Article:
Tuesday, February 21, 2012

Riled Up

Potty training. It's what convinced me that I have no desire to rear another child.

Here's today's example: Bunny, time to go potty.
No, I don't have to.
(I take my shoes off, then remember that I need to schedule a service call with out alarm company.)
Sniff, sniff. I knew it.

Holding my anger together was challenging. An accident is an accident. Bunny is yet not telling us when she needs to go potty, but is generally pretty agreeable to go on a regular schedule.

I suppose her refusal should've been my clue.

So when she takes a dump in her diaper within minutes of my potty suggestion, how am I supposed to react?


With how many tones of voice can the following be said: "Bunny, where are you supposed to poop? That's right, in the potty. But where did you poop? Next time, go in the potty."

Sweetly, gently, annoyed, anger, disappointment, disapproval . . .

I have used them all. Again I must remind myself that time will be the biggest factor in behavior change, not the way in which I remind and teach.

Wednesday, February 8, 2012

Disney Lessons

Disney movies of old teach us that, if you're really hot, you can overcome poverty.

Tuesday, February 7, 2012


The pic was taken from the balcony overlooking our living room.

JD was trying to find a way to reach a string that I was holding. First, he tried jumping. Next was the long brown ottoman. Too short. Finally, as seen in the pic, he piled up pillows. He quickly found that the pillows' altitude reduced considerably when having fifty pounds of force applied atop. His next move was to bring me the big fleece blanket Wife uses to combat our drafty house.

Instead of finding ways to get to the string, he found a longer object to dangle from the balcony. I'm guessing this experiment has not seen its conclusion.

Quality Customer Service

I have to give some companies credit for giving me outstanding customer service over the past few months.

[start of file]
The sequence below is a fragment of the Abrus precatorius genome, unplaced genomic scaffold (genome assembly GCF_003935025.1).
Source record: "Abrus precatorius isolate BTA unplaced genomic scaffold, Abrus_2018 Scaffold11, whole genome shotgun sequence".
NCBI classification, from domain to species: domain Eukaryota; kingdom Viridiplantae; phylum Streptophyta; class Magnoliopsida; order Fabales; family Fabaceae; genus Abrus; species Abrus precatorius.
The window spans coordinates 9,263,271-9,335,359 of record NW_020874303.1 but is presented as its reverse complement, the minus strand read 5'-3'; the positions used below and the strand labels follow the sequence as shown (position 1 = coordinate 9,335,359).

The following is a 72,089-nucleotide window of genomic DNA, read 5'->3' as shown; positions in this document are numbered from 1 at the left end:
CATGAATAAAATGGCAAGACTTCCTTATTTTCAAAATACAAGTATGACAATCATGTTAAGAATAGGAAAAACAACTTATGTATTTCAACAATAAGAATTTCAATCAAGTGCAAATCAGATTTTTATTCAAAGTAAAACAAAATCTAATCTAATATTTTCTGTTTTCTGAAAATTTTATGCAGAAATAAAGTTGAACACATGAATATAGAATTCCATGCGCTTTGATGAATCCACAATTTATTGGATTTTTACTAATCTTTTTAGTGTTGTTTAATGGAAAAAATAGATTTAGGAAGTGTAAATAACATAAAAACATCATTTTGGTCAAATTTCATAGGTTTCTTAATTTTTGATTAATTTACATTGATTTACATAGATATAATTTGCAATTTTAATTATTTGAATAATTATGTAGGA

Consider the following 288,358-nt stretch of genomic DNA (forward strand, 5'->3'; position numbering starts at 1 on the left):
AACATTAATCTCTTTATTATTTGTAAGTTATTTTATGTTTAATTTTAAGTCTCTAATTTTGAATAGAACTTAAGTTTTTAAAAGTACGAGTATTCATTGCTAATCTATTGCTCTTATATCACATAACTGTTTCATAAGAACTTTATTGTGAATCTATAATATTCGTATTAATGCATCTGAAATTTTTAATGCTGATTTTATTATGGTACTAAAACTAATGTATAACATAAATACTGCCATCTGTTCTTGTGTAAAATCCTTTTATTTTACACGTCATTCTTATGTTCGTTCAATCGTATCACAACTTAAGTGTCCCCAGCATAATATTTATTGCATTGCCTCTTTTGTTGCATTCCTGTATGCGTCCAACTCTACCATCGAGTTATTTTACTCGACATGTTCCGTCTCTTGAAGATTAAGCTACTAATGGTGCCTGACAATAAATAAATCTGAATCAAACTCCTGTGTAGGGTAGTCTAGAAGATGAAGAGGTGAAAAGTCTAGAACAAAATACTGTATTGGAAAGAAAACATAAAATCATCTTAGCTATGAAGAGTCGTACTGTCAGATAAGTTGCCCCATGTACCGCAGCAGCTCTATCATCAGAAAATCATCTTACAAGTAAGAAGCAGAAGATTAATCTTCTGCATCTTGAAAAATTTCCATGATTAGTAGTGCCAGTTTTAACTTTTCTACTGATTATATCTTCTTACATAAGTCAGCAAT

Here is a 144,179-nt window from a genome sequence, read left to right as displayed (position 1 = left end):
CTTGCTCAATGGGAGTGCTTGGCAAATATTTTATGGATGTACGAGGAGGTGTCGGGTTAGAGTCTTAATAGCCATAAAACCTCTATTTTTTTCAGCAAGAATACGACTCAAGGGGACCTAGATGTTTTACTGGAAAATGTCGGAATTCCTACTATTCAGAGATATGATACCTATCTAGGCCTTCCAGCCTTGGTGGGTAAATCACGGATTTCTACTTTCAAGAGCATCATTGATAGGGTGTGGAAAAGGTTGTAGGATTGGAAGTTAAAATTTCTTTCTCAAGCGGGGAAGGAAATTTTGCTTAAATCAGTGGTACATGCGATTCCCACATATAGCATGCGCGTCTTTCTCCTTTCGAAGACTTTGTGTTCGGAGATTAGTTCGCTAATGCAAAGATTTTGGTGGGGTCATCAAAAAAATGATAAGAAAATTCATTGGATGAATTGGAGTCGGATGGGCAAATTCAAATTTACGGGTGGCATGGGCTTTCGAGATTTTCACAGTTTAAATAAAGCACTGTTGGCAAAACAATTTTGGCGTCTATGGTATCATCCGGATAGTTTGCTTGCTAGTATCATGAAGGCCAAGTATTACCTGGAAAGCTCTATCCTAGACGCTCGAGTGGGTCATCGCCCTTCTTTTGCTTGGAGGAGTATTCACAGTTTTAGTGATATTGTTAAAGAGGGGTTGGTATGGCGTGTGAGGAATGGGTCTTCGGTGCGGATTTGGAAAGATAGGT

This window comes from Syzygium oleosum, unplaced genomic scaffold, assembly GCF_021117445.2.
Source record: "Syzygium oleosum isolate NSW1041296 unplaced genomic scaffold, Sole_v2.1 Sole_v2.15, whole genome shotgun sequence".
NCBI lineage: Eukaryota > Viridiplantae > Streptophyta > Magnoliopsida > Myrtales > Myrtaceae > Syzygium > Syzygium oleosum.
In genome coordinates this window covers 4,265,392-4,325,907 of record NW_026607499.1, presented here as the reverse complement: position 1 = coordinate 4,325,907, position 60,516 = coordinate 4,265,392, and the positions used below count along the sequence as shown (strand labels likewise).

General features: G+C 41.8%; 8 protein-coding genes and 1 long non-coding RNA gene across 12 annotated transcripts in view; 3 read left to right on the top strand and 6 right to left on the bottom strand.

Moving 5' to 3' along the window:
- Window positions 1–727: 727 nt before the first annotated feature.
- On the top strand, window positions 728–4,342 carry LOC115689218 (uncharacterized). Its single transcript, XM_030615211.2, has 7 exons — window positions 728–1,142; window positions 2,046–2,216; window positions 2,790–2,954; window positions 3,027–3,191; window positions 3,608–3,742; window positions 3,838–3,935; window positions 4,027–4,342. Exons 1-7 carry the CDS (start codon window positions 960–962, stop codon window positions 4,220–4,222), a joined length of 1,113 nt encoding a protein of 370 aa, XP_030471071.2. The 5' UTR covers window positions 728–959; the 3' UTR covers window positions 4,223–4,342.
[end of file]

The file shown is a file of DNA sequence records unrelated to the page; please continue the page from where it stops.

First, Playtex. I purchased some straw-style sippy cups from them. Some of the parts were lost / broken, so I called to inquire about purchasing replacements. They sent me out a couple of sets free of charge as well as guiding me to the best place to buy them in the future.

Second, Playhut & MerchSource. JD has a Star Wars tent made by PlayHut. One of the supports broke. I called to get a replacement and they sent out two for free. The same thing happened to Bunny's Discovery Kids Princess Castle (a tent similar to a PlayHut product.) MerchSource, the distributor / licensing company for this particular Discovery Kids product was happy to send out replacement parts free of charge.

Finally, Accessory Innovations, a product licensing company, is providing me with a new backpack for JD. I stepped in the plastic bracket that connects the padded strap to the adjustment strap and it broke. I called and they asked for a pic of the backpack and of the damage. I used my Motorola Droid with built-in camera to take pics and email them to the person while we were on my land line. She said they would send out an identical or like replacement this afternoon.

I guess the moral of the story is: don't get pissed off. Just call the customer service number or use Google or your preferred search engine to find the manufacturer. If you're forthcoming (I admitted to breaking the backpack and to my kids breaking the tent and sippy cup parts) instead of going in guns a' blazing, they'll probably take pity on you and hook you up.